Physical Therapy for Severe Brain Injury
Physical Therapy for Severe Brain Injury Rehabilitation
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Physical therapy for severe brain injury is far broader than relearning to walk. See the previous page. Physical therapy is key to relearning to use all of the muscles that are either injured or begin to atrophy during periods of inactivity. Periods of inactivity include during a coma.
The best care may include physical therapy during a coma to insure that the muscles and limbs are moved. The longer the coma, the greater the need for physical therapy during it. The physical therapy done during coma will be limited, because all that can realistically be done is have someone else move and stretch the muscles. Still, it is important that it is done and it may not just make the starting point for physical therapy for severe brain injury after emergence higher, it may actually provide some coma stimulation as well. The more that the entire central nervous system is involved in activities during a coma, the more the knocking on the door of the brain’s awareness that may be occurring.
After emergence from a coma, the hard work of physical therapy for severe brain injury begins. The first goal is to regain strength and range of motion of the muscles and joints. This will be painful. In physical therapy, with pain, comes gain. However, the physical therapist must understand the huge shock to the mood and behavioral profile that has occurred to the survivor. Patience, perseverance and family support will be key to successful physical therapy at this stage. The more that the family can encourage the survivor, the better the outcome will likely become.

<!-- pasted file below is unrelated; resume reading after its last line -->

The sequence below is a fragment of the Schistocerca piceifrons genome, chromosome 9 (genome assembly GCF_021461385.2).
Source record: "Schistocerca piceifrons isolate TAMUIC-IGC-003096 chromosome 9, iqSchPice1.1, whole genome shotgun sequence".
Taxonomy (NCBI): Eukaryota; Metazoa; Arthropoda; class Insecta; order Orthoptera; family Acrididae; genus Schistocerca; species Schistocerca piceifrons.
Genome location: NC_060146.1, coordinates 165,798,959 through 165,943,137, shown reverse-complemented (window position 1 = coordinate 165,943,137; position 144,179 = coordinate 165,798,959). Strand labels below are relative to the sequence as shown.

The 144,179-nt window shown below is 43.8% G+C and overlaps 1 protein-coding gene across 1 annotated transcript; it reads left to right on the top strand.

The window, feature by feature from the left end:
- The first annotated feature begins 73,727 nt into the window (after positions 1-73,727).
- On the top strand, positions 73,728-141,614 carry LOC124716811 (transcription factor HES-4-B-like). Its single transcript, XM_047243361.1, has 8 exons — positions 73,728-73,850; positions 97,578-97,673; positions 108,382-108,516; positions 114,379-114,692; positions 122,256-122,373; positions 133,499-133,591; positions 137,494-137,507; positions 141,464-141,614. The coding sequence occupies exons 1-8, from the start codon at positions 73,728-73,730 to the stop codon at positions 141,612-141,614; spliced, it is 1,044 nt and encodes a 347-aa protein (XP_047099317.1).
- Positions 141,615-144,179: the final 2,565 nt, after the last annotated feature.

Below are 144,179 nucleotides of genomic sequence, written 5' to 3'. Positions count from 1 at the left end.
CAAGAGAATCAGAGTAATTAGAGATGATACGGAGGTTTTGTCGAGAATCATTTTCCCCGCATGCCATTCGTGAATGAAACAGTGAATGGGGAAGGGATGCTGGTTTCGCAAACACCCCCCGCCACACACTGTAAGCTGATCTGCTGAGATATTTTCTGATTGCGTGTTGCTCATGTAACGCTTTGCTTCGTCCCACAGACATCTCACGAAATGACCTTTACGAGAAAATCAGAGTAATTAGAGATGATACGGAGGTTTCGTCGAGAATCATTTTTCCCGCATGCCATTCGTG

The good news in physical therapy for severe brain injury is that most of the goals will be achievable, given the effort and the work. Most physical problems after severe brain injury can be overcome and those which can’t be overcome can be compensated for. The goals of physical therapy for severe brain injury are concrete enough that enough tangible progress can be made, that the frustration the survivor feels will be over come. See our treatment of relearning to walk. In contrast, the challenges of speech pathology (relearning to communicate) and the neurobehavioral problems after return home are much more complex and require considerably longer and a longer commitment to professional help. Yet, those challenges may not be as obvious to the survivor and medical professionals, making it more difficult to focus the resources and commitment to getting better.